We Thought We Saw Rams! | Hiking Hueco Tanks State Park During a Pandemic

Hello, unicornfaces! This morning, I woke up to the most-scrumptiously sudden urge to create, create, create. Let’s say it’s the first time in I don’t know how long that I actually feel InSpIrEd to work on creating things that fulfill my creative soul. And I definitely credit this inspired feeling to my brain getting some actual fresh air at the top of the Chain Trail at Hueco Tanks two weekends ago.

Being that we’re in a pandemic, I’ve been weary of (but more like completely refusing to) doing ANYTHING non-essential since literally March 13 — unbeknownst to me, my last “normal” day of work. But after some thorough research over the last few months, it seems like outdoor activities where you can stay 6 feet away from people are relatively low risk and I felt comfortable heading out there based on that.

So, after not seeing my friend Jaz since February, and knowing that both of us have been responsible and safe, we decided to hike Hueco Tanks State Park and Historic Site on a lovely Saturday morning. And honestly, it turned out to be a great possible activity for people looking for something to do during the pandemic in El Paso, Texas.

Hueco Tanks is located about 32 miles away from central El Paso. It’s a low-mountain area that’s rich in nature and houses plentiful resources. And throughout the site, you’ll find hollows in the rock where rainwater gathers — hence the “hueco” or “hollow” in the name .

You can also find pictographs and petroglyphs at Hueco Tanks, some of which were created between 6000 and 3000 B.C. I mean, holy shit. The site is culturally and spiritually significant to the Mescalero Apache, Kiowa, Hopi and Pueblo people.

Because the area’s natural resources are much more plentiful than that of its surrounding desert flats, Hueco Tanks has a thriving and diverse animal community. There are bob cats, gray foxes, coyotes, badgers, skunks, raccoons and even mountain lions; three different rabbit species, which we happened to see one of; six species of bats; and five different types of rattlesnakes!

The state park is currently operating with certain limitations because of the pandemic. You can visit the park by reservation only and they have a limit on the number of people that are allowed in per day. Making a reservation ahead of time is probably your best starting point for planning a visit to Hueco Tanks!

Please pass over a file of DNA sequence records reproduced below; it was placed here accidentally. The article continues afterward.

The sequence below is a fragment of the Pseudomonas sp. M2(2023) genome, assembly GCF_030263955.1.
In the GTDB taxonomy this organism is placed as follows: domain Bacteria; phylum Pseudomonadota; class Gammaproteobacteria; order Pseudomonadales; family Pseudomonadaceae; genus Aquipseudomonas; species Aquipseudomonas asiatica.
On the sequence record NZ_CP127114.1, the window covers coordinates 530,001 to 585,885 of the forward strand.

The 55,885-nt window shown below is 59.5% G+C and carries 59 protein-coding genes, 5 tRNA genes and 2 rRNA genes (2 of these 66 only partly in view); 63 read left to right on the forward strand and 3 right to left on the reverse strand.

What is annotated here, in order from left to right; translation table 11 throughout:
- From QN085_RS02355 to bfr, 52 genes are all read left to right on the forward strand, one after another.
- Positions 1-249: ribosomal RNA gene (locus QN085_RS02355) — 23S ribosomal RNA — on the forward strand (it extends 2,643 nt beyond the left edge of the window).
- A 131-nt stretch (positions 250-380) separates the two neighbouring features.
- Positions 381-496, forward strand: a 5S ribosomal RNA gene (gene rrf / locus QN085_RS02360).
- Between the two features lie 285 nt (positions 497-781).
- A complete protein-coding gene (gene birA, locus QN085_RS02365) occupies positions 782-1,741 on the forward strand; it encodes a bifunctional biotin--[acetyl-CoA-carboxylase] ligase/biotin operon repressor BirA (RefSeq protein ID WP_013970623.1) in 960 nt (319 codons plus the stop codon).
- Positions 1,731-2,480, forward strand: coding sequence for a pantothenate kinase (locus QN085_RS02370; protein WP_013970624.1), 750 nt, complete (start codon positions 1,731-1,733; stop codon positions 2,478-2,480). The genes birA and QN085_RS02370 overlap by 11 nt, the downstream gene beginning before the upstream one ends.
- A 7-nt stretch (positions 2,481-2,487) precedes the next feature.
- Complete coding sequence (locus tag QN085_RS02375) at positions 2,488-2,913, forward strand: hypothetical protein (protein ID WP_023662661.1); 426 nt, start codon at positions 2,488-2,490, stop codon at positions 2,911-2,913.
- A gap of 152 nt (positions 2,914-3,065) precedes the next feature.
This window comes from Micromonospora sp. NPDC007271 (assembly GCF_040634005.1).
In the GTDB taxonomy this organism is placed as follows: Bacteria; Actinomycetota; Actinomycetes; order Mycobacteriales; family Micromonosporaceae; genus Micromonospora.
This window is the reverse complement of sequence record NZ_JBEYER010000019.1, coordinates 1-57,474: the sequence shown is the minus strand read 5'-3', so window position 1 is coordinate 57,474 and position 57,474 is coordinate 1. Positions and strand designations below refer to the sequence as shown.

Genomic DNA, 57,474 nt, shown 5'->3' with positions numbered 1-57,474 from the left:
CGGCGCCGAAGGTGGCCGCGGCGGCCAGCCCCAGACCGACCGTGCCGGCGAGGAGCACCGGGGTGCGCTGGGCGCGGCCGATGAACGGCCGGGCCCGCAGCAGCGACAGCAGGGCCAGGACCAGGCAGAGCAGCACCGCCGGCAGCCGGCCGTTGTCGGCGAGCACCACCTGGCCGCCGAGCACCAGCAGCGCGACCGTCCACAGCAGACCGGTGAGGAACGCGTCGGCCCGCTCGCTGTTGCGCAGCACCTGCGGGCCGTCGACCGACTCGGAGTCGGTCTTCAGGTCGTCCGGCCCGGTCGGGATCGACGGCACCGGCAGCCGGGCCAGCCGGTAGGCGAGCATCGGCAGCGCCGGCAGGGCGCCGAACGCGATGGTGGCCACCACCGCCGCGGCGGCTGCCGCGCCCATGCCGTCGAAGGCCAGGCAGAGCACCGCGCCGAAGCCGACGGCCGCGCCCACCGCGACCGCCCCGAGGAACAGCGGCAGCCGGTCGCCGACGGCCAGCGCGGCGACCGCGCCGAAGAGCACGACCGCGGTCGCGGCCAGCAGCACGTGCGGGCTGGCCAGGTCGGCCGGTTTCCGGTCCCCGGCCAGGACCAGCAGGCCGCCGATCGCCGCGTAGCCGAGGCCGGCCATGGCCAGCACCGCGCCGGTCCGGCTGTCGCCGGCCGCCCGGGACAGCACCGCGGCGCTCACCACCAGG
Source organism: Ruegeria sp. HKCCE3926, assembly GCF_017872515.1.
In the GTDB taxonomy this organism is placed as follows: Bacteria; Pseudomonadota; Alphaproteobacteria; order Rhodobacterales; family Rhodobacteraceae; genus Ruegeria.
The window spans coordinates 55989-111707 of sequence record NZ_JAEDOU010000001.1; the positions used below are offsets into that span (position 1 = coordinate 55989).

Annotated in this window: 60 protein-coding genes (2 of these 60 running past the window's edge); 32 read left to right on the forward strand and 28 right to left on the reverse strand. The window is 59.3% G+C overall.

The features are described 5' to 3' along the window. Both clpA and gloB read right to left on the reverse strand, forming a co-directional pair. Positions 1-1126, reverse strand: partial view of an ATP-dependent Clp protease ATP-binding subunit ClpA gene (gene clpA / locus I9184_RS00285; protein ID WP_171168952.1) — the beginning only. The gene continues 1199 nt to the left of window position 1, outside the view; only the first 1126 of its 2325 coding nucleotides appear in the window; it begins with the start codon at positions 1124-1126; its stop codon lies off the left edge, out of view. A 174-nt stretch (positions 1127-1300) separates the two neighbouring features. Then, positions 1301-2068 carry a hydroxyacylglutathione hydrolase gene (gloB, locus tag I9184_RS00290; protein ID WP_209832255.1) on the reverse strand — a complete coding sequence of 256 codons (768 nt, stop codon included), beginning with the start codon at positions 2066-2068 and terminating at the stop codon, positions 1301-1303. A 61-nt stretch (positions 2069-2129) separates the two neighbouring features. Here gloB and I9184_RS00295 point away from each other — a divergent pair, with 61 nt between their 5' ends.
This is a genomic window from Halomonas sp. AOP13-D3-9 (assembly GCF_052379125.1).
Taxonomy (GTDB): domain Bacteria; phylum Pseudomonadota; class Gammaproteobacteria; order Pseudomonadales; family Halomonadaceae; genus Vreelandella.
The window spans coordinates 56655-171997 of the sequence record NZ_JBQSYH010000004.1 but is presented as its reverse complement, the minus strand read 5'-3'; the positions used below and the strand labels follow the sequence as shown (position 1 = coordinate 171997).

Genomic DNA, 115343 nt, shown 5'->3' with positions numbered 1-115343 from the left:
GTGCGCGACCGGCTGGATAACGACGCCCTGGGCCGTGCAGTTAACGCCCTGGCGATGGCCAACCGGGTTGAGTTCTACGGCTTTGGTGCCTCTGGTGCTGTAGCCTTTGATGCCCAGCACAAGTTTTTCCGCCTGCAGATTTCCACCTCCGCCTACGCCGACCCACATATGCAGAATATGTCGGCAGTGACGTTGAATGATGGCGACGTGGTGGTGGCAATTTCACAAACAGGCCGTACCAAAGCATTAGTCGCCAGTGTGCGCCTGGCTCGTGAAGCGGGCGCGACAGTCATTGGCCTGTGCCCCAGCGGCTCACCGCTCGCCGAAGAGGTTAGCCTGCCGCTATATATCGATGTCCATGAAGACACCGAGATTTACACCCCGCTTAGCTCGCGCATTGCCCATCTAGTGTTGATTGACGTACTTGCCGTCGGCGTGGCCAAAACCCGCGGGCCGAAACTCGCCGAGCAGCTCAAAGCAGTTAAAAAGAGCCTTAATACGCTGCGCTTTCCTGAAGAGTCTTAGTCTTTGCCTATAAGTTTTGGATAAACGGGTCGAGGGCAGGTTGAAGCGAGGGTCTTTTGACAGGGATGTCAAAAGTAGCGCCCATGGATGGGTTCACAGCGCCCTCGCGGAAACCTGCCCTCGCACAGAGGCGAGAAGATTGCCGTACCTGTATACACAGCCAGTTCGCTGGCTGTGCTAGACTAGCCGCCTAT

We didn’t see that many people while we were there. When we did see people, we put on our masks and, on top of that, were able to stay more than 6 feet away from them. Needless to say, we felt pretty safe in the outdoors — a feeling we both welcomed with open arms.

If you’re native to the El Paso area, haven been around long enough or are simply a rock-climbing enthusiast, then you know that Hueco Tanks is world renowned for its top-notch rock-climbing experiences. But I have just about zero arm strength, so you probably won’t see me doing any rock climbing any time soon.

Hueco Tanks has a series of relatively short trails that range from .08 to .9 miles and are mostly categorized as easy. This time around, we only hiked the Chain Trail that is categorized as moderate-to-strenuous, and my arms were sore the next day from holding on for dear life on those chains on the way down. And I did fall once, but I guess that’s warranted from me on any hike.

If you’re looking for things to do in El Paso during the pandemic or where you can maintain the appropriate social distance, consider visiting Hueco Tanks. Visiting only costs $7 per person for day use of the park and it’s definitely worth because of how unique the place is.

Now, I’m not encouraging you to leave your house. But if you feel like you need a quick quarantine break for your mental health, go for it. Of course, bring your mask and make sure that you’re monitoring your health prior, leading up to the day of and afterward. A Hueco Tanks hike is worth the short trip.

And I totally wasn’t going to miss the opportunity to bring my camera with me and capture some of our hike on video:

Well, that’s all for now! Let me know in the comments if you’ve been to Hueco Tanks or tell me about your favorite hiking spot!

Leave a Reply

Fill in your details below or click an icon to log in:

WordPress.com Logo

You are commenting using your WordPress.com account. Log Out /  Change )

Google photo

You are commenting using your Google account. Log Out /  Change )

Twitter picture

You are commenting using your Twitter account. Log Out /  Change )

Facebook photo

You are commenting using your Facebook account. Log Out /  Change )

Connecting to %s